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ShermansTravel experts do the legwork – literally – to walk you through the neighborhoods and regions in your destination. From local geography to notable landmarks to the hotel and restaurant meccas, we detail which areas to scope out during your stay and which spots aren’t worth the cab fare.

Delhi Neighborhoods

Old Delhi

Once the capital of Islamic India, this congested and chaotic part of the city is the site of the Red Fort, a fortress palace, and Jama Masjid, the city’s oldest mosque. Both were built by Mughal king Shah Jahan in the 17th century. This area also encompasses famous street-stall-lined market Chandni Chowk.

Central Delhi/Lodi Colony

Catch a glimpse of Rashtrapati Bhavan, the President’s office and residence; the India Gate, a memorial arch; and 16th-century Humayun’s Tomb in this conspicuously clean government-centric section.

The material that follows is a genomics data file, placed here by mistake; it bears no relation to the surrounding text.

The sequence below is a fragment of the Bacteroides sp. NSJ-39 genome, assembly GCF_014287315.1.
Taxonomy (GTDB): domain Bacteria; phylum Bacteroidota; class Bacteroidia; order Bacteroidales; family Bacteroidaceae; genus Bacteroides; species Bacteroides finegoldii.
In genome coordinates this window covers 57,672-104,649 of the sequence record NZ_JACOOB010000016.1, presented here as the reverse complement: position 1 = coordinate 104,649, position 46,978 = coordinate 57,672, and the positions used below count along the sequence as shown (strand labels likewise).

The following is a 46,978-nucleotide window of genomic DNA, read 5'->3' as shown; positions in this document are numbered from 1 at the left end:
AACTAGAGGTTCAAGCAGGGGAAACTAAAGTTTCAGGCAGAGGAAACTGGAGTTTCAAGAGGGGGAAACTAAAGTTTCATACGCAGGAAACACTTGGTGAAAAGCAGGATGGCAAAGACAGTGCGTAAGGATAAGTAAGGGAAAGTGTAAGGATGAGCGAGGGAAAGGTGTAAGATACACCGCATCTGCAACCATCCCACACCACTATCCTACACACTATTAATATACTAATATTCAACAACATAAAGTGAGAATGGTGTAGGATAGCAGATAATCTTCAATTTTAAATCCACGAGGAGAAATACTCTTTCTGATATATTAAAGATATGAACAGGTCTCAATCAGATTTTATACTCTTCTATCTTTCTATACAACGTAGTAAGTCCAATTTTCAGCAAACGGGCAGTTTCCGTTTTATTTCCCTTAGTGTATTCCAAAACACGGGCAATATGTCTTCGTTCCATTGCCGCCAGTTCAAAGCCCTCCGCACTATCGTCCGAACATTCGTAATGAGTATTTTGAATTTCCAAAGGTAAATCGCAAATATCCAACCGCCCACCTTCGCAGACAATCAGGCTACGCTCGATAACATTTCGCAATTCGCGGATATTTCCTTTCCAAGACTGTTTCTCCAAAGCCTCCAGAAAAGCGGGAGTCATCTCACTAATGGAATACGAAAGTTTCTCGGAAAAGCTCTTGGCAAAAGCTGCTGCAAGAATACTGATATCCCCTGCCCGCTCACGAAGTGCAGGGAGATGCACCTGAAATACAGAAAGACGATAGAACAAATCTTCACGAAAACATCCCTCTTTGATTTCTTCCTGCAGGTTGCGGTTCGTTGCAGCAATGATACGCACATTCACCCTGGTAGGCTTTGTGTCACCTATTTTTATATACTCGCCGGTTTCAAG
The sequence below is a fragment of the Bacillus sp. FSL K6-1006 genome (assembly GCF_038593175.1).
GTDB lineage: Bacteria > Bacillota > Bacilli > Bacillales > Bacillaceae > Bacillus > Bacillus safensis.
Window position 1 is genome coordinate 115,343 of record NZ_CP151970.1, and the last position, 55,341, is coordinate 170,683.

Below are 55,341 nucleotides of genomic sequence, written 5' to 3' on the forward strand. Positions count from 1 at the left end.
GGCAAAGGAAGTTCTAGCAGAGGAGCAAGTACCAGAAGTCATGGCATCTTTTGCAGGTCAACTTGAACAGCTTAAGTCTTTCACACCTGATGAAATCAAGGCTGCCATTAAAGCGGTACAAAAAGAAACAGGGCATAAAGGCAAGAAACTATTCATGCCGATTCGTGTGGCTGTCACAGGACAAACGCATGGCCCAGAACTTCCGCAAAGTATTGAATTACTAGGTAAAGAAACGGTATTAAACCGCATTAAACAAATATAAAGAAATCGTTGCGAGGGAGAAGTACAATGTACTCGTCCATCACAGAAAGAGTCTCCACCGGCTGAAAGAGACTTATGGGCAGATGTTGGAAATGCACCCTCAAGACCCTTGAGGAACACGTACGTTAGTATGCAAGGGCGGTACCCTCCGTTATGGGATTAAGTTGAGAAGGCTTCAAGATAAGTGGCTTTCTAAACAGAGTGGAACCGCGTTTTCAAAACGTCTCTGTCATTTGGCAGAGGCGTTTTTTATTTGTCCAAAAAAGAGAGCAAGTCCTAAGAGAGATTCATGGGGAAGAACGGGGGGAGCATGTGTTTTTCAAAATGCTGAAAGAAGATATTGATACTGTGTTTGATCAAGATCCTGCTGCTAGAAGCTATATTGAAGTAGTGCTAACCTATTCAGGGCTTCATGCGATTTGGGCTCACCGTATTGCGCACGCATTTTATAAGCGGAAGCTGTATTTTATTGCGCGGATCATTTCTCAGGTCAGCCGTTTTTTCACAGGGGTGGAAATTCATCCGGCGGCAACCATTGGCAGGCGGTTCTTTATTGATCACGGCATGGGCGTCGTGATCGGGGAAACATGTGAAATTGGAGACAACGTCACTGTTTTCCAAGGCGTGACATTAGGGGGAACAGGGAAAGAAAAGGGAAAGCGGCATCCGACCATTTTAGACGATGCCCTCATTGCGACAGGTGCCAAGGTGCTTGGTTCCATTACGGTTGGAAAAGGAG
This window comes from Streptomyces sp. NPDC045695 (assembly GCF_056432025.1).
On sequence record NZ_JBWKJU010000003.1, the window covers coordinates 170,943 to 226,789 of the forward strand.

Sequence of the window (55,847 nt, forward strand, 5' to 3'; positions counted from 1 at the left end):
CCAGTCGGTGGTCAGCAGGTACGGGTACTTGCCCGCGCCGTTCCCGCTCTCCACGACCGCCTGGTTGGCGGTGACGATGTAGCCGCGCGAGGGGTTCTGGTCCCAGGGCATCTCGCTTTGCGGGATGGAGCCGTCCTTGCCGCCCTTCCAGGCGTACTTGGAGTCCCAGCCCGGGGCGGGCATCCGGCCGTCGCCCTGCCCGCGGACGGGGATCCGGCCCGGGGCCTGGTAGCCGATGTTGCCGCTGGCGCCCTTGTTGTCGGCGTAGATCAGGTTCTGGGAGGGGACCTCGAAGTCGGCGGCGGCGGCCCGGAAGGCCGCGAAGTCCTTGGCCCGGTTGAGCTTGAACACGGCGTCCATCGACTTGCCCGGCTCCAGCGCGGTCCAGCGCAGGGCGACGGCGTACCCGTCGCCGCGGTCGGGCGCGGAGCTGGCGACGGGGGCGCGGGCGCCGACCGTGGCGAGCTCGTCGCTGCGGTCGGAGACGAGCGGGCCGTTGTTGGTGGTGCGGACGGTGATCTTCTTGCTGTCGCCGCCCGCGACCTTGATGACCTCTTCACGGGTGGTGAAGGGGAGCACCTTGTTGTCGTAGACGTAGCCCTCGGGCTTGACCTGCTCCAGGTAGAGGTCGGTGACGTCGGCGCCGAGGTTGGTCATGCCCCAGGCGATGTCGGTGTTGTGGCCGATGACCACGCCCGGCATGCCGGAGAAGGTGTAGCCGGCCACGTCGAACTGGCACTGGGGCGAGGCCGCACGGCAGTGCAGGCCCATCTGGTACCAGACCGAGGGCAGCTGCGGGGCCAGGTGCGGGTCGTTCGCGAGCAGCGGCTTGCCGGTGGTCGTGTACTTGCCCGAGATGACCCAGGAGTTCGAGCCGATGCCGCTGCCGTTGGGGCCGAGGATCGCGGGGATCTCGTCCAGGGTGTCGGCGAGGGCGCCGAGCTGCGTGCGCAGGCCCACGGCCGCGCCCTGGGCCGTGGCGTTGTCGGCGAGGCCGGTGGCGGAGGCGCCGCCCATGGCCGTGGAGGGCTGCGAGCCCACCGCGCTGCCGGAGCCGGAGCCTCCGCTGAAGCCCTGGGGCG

Connaught Place

Three large outer and inner traffic circles (with eight streets shooting off the outer circle) mark this commercial epicenter. Despite traffic jams, locals head here to shop, dine, and generally saunter.

Hauz Khas

Though technically a suburb, this southern “village” is teeming with fashionable shops, restaurants, and art galleries. The country’s prestigious National Institute of Fashion Technology is also located here.

Greater Kailash I and II

In the southern part of the city, these two neighboring residential and commercial sections boast some of the city’s largest markets, where you can buy anything from housewares to shawls and jewelry. A smattering of hip cafes, restaurants, and bars draw plenty of college kids and young professionals.


This southwest district is the site of the Qutb Minar, an ornately carved brick minaret (the tallest in the world) that was designated a UNESCO World Heritage Site.

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